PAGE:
that Cheney instructed Libby to out a CIA agent in his no-holds-barred crusade against a criticDoubtful. Knowing Cheney's propensity for seeing through Washington power games it's likely he saw through this one pretty quick and put out the word to creatively debunk it. Maybe they went too far, maybe not. No doubt they probably figured Wilson, if left unchecked, would become a fair-haired media darling and continue to hurl gasoline on the no-WMDs fire. It can't be forgotten that the MSM was largely on the hook for the Butcher's WMDs with stories stretching back to the Clinton years. Mucho 'splainin was in store--unless they could deflect everything with Wilson.
Froomkin ends with this dud:
All of this means that Bush's decision yesterday to commute Libby's prison sentence isn't just a matter of unequal justice. It is also a potentially self-serving and corrupt actMy reading pretty much ended there, with four pages left. Better to go back to someone who should know, like Tenet. After all, he was the DCI. Forward to page 454:
It was pretty clear that some anonymous staffers in the vice-president's office were trying to make sure that if there were any fallout over the issue, CIA would be solely be held at fault. This became a familiar theme for us.Hmm. But there's more juice on 460. I won't quote anymore directly--buy the book if you'd like more--but suffice to say Tenet blames the "16 words" on a bureaucratic mistake by a sole CIA staffer named Alan Foley, head of the WINPAC division at Langley, because he only scanned the SOTU text for "sources and methods", not appropriateness. CIA had already recommended removal of this same information from a previous speech in Cincinnati so the reason Tenet offered a mea culpa was only because his staffer didn't suggest removal.
At least that's what he says. Trouble is the CIA contributed to the ominous 2002 NIE and claimed to not believe Wilson's findings when he returned. Tenet has already been proved to have exaggerated (in the least) when he muddled the 9/11 story and just recently, in the WaPo no less, a DIA analyst accused him of misrepresentation.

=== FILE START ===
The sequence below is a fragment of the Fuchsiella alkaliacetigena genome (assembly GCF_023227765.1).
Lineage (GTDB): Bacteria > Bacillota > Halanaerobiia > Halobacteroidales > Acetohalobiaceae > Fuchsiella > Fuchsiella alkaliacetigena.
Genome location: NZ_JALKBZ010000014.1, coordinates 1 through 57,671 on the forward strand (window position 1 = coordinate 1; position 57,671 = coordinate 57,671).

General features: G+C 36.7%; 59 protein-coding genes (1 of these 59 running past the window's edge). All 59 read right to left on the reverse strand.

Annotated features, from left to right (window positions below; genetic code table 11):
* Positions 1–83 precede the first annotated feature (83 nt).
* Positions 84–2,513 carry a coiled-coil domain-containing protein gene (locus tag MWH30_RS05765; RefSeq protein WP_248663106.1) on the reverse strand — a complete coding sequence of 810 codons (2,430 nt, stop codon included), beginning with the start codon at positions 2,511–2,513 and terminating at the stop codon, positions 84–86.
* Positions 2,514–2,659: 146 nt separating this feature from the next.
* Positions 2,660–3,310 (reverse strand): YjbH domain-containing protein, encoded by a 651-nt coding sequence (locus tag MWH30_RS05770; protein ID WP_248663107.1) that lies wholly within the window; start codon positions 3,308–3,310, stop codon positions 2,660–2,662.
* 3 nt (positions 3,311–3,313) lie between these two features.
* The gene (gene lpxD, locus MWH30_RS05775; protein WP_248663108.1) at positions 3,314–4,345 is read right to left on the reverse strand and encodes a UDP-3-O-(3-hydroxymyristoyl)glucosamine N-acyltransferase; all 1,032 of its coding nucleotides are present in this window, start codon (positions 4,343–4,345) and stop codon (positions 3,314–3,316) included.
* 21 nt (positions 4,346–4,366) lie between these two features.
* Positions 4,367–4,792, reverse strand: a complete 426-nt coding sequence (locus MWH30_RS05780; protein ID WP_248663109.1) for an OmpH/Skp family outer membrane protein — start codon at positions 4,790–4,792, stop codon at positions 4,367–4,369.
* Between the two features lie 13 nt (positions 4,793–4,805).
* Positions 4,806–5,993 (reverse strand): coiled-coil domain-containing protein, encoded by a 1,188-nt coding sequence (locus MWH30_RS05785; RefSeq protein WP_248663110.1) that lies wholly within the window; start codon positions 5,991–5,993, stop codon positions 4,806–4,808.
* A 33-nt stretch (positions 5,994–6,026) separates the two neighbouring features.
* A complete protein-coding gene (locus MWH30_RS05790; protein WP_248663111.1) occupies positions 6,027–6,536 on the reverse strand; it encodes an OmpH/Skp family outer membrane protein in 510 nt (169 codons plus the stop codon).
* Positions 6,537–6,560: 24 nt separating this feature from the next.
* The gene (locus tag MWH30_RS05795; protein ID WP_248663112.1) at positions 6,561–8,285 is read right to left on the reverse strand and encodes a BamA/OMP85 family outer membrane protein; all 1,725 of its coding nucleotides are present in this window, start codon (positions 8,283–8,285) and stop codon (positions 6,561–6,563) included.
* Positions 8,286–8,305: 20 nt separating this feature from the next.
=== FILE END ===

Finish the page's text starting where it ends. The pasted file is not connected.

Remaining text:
No matter, the pack dog press has successfully crafted a conventional wisdom around Wilson's prevarications that somehow says Saddam was toothless after years of building him up as monster. Same ole same ole. The object lesson here is probably this--power plays happen between people with mountainous egos gathered together in Washington, D.C. Until we're shown some credible evidence that harm was done to national security (which might include a prosecution of Armitage) there was no harm in commuting Libby. Now, howza bout we move on to who leaked the NSA program?
Cheney found out about Plame from CIA Spokesman Harlow, the guy who helped Tenet write his book. This factoid came out at trial during the testimony of Cheney press aide Cathie Martin. It's sometimes hard to keep the pieces put together in this case.
Does it change the above? Not really. My point was that a mission to discover whether Saddam had been trying to buy yellowcake in Africa should not have been some kind of trivial pursuit, and seemingly something the DCI would want to know. If CPD kept him out of the loop on purpose it suggests either they 1) didn't want him to know what they were up to, or 2) it didn't matter.
We still haven't been given a good explanation of how Wilson knew about the phony Niger docs well before the IAEA notified the US government. Maybe it'll be in the movie.
Off topic, but today's date is 7/8/7. What better day for Boeing to roll out the new 787 Dreamliner. Clever devils.